Boy scratching his head

We are not perfect and nor are our children. There will be times when they feel they have let themselves down and will be disappointed with themselves. For some children this can be a pattern. They don’t behave well, they let themselves down, they try to be better but then they let themselves down again. They get a reputation for being the ‘naughty child’ – (their words not mine) – and their peers start to move away from them as they don’t want to be associated with the naughty child. Their friends drop away and they wonder why.  It may not be just their behaviour but their mannerisms such as pulling funny faces. We need to help a child in this situation to think about how others see them and then what they can do to change their behaviour so that others notice the changes too. How do they want to be seen by their friends? In other words, how can they regain their friendships and be seen in a more positive light?

How To Help Children Change Their Behaviour

One way is for your child to respond differently to their peers. When their peers try and wind them up, children need to learn to walk away. Whatever the other children are saying to them should not be taken personally. Show them that you are the better person and don’t react.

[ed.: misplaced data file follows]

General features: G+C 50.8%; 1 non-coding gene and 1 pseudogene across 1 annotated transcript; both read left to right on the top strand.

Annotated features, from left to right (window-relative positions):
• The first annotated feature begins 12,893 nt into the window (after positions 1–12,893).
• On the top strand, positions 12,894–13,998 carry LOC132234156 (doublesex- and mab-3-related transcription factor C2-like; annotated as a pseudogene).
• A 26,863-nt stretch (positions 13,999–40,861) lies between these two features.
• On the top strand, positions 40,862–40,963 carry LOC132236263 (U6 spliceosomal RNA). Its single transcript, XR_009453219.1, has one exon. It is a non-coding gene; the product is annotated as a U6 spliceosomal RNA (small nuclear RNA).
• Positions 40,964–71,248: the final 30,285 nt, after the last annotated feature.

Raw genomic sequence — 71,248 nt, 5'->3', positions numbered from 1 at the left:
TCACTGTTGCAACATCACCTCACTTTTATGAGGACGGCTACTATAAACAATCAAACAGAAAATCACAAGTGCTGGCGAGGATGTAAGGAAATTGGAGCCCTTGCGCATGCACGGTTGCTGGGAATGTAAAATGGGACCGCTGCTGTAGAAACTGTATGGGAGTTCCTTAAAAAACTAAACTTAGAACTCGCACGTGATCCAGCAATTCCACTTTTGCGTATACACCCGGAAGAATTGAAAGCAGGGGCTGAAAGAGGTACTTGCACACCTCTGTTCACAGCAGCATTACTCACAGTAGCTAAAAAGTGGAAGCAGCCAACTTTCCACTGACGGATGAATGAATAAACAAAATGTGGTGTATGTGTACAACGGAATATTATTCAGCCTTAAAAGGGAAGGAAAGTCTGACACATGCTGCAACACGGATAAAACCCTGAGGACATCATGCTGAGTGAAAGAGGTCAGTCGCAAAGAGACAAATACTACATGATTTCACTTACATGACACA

Another is to help them think about the consequences of their actions. Do they want to be in detention or be suspended? What is making them behave that way? Are they bored? Upset about something? Trying to get attention? Find the root cause of the behaviour and then find a solution to it.

Children need to get their peers to see that they have changed by showing respect and interacting in a more civilised way. And be kind.

These are just a few ideas on how to encourage better behaviour and prevent children from letting themselves down. How else could you help a child who needs help turning things around? Here is an article you might find useful.

Sometimes children reinventing themselves is required for the change to be a good one, especially when it comes to friendships. Here’s another great article on how children can do that.

For more help with your child’s behaviour take a look at The Parent’s Toolkit.